- I kept quiet. After finishing 3rd in Boston last year and returning again this year, I had my share of interviews and media requests. It was plenty. I only told a handful of family and friends, and I did not post one thing on social media. No tweet, story, picture, nothing. And I limited my pre-race events to 2 hours Friday at the expo with Saucony and iRun, and 1 hour Saturday at the Running Room Friendship Run. The break was refreshing. Thank you, Manny, Saucony, and everyone else who has supported me or knew I was racing, for letting me keep it on the down-low this time.
- I travelled by train. The hectic drive to the busy airport, luggage check, security, seat belt sign, crowded seats, and stuffy air was replaced with a 10 minute drive to the local VIA station, comfortable seats, easy access to aisles and bigger washrooms, and a big glass window with amazing country-side views.
Today’s race reminded me a lot of my experience at the Olympics where I had prepared for the likely conditions of the day. I braided my hair the same way, wore the same white visor and Smith sunglasses, consumed every bottle and gel, and dumped cups of water on my head at every opportunity. It was even the same with Natasha Wodak, running around to cheer for us on various spots on the course, just after completing her own 10 km race! Thank you, Natasha. I did have to stop at a porta-potty once today, for the first time in a race, which was likely due to the humidity. It was also likely due to my womanly cycle that arrived the day before, which I had decided was not going to bother me because the same thing happened in Boston 2018.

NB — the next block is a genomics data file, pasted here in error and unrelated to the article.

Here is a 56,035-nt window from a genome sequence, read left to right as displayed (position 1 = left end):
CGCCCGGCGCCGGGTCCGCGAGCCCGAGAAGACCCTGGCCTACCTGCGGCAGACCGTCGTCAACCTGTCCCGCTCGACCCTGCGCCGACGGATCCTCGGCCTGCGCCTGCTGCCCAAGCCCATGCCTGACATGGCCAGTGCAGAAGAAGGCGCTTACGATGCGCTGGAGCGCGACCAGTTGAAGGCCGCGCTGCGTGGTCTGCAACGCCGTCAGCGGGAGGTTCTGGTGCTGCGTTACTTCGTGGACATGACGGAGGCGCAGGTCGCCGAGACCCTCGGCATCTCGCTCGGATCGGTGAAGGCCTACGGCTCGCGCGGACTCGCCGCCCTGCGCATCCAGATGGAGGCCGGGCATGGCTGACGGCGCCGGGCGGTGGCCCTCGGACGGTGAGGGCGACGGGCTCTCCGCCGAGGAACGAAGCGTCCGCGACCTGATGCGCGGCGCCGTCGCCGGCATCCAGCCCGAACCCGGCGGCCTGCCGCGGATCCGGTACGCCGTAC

I had not looked closely at the international field but knew that with the new qualifying system, a good placing at a gold label marathon could help my chances of earning a potential spot on the 2020 Olympic team. A fifth place finish was as good as a 2:29:30 or a 10th at a world major, for the standard so I was thrilled to learn I had placed seventh overall. In terms of Canadian competition I knew Dayna and Rachel had great builds and were beyond my fitness level. A goal of placing top three was appropriate with the reality that if I placed higher, it would mainly be because I may have been a bit more prepared for today’s conditions. I kept focus, repeated to myself that I wanted it, focused on fuelling every 2.5 km, and aimed to run by effort, finishing somewhere in the mid-high 2:30’s. Lastly, I thought of my daughter’s words after she won her first 800 m race just a few days before where she said, “Mom I kept telling myself, ‘I trained for this’ ” (don’t worry, nothing serious…I had only taken her to the track a few times, which was always fun). I was very happy to place second Canadian with my 2:38:45. I’m not sure that I’ve ever had a negative split but am pleased with only adding an extra 2.5 minutes with the increasing temperatures in the second half.
So what’s next, after two marathons in six weeks? Obviously a break. Last fall when I met with Coach Dave Scott-Thomas, I told him that after the spring of 2019 I looked forward to him picking my races so I really don’t know. With the very different qualifying system, people’s selection of fall races will be very interesting. But I do know this – I’m still in this game.